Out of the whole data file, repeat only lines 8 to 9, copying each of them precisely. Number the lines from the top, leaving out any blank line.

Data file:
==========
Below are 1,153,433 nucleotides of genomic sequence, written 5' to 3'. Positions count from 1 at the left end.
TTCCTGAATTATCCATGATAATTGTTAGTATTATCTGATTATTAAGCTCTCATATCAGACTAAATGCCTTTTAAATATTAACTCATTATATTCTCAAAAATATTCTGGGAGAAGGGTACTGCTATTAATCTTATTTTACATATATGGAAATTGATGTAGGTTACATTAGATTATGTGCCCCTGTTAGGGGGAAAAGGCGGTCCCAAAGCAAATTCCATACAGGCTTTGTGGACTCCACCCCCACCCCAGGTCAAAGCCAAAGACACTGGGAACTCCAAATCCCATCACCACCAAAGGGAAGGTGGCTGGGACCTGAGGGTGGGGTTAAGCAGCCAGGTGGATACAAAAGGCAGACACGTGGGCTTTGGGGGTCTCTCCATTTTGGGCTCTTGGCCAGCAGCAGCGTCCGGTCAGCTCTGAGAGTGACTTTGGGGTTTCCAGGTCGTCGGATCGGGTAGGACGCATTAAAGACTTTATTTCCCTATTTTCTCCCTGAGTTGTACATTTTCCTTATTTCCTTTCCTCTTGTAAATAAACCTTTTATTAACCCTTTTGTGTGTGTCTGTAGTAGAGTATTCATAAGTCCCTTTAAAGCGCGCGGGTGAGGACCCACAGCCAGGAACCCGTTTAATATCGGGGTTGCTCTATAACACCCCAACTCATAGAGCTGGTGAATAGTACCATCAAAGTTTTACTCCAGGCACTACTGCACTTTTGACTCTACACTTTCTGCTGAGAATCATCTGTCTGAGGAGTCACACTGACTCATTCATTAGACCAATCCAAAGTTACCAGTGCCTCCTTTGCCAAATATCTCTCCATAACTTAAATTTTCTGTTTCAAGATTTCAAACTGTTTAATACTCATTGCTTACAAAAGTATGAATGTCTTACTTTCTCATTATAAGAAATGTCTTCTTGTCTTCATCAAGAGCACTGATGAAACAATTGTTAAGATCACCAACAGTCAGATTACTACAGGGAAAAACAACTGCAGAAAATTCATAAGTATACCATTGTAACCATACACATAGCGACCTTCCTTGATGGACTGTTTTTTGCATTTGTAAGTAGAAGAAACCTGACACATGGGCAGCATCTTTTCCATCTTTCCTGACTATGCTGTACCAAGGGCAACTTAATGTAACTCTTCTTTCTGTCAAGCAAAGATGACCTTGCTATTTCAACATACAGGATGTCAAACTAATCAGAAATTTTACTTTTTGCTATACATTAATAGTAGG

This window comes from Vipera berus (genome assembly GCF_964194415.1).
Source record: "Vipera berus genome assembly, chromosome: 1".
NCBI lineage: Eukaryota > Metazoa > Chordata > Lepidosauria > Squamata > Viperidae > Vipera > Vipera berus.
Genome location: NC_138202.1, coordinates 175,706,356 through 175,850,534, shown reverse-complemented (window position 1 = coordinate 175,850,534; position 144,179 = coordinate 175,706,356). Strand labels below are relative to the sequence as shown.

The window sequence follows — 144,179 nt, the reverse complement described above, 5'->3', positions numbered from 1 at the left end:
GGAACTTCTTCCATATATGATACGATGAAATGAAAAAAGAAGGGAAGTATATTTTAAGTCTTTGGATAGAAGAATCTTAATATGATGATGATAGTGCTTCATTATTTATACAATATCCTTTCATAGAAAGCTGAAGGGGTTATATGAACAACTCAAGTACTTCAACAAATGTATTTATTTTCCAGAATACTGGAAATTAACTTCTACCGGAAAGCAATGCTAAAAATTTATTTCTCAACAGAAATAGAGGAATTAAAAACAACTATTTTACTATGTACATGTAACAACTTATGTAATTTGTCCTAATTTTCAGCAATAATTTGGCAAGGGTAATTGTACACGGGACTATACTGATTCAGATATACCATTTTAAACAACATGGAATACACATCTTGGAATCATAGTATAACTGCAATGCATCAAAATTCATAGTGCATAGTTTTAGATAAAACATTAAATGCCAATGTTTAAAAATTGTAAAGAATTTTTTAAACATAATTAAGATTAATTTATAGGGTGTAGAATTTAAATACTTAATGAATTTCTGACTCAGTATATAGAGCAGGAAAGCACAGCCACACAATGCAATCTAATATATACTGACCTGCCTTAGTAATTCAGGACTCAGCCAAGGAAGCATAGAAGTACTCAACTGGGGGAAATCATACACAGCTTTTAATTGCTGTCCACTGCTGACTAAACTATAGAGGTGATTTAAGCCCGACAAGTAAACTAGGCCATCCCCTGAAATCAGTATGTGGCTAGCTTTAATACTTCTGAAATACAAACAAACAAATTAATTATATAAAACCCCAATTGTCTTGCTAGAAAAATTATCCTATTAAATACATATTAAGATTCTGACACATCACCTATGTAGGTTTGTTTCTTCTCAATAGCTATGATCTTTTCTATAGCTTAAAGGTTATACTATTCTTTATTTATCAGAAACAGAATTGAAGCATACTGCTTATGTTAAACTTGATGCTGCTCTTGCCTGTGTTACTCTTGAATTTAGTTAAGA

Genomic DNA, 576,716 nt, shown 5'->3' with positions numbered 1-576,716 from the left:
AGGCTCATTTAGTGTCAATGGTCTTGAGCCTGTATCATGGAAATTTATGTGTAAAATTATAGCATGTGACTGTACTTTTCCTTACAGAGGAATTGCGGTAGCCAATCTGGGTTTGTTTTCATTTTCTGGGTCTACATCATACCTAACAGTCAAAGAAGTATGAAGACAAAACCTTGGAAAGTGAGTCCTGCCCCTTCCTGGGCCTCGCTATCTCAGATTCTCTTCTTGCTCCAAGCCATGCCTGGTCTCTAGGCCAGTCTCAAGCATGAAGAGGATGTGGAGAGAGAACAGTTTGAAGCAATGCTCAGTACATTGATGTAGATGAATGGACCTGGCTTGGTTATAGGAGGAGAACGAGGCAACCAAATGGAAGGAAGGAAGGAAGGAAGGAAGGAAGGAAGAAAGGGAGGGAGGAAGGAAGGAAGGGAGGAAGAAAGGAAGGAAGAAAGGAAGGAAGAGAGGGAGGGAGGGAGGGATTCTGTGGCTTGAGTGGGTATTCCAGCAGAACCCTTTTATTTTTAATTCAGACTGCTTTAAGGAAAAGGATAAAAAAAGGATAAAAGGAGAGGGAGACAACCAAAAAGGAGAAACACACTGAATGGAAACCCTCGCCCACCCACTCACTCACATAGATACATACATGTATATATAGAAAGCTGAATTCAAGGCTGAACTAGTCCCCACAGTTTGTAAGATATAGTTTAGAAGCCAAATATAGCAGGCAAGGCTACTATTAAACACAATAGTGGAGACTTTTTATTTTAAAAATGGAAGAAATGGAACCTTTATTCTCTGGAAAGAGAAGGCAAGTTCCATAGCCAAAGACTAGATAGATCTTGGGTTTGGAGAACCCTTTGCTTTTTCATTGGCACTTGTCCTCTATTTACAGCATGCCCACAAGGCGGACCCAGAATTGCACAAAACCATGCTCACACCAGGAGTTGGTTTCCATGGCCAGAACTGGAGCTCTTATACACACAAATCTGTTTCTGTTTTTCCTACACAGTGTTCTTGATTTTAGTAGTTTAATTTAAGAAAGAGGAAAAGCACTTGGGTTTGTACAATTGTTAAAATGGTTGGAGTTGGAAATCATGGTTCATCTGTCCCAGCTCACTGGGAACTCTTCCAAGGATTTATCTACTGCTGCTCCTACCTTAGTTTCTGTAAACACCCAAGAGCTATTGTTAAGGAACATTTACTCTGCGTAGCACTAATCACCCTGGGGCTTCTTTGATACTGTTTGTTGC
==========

GGAACTTCTTCCATATATGATACGATGAAATGAAAAAAGAAGGGAAGTATATTTTAAGTCTTTGGATAGAAGAATCTTAATATGATGATGATAGTGCTTCATTATTTATACAATATCCTTTCATAGAAAGCTGAAGGGGTTATATGAACAACTCAAGTACTTCAACAAATGTATTTATTTTCCAGAATACTGGAAATTAACTTCTACCGGAAAGCAATGCTAAAAATTTATTTCTCAACAGAAATAGAGGAATTAAAAACAACTATTTTACTATGTACATGTAACAACTTATGTAATTTGTCCTAATTTTCAGCAATAATTTGGCAAGGGTAATTGTACACGGGACTATACTGATTCAGATATACCATTTTAAACAACATGGAATACACATCTTGGAATCATAGTATAACTGCAATGCATCAAAATTCATAGTGCATAGTTTTAGATAAAACATTAAATGCCAATGTTTAAAAATTGTAAAGAATTTTTTAAACATAATTAAGATTAATTTATAGGGTGTAGAATTTAAATACTTAATGAATTTCTGACTCAGTATATAGAGCAGGAAAGCACAGCCACACAATGCAATCTAATATATACTGACCTGCCTTAGTAATTCAGGACTCAGCCAAGGAAGCATAGAAGTACTCAACTGGGGGAAATCATACACAGCTTTTAATTGCTGTCCACTGCTGACTAAACTATAGAGGTGATTTAAGCCCGACAAGTAAACTAGGCCATCCCCTGAAATCAGTATGTGGCTAGCTTTAATACTTCTGAAATACAAACAAACAAATTAATTATATAAAACCCCAATTGTCTTGCTAGAAAAATTATCCTATTAAATACATATTAAGATTCTGACACATCACCTATGTAGGTTTGTTTCTTCTCAATAGCTATGATCTTTTCTATAGCTTAAAGGTTATACTATTCTTTATTTATCAGAAACAGAATTGAAGCATACTGCTTATGTTAAACTTGATGCTGCTCTTGCCTGTGTTACTCTTGAATTTAGTTAAGA

Genomic DNA, 576,716 nt, shown 5'->3' with positions numbered 1-576,716 from the left: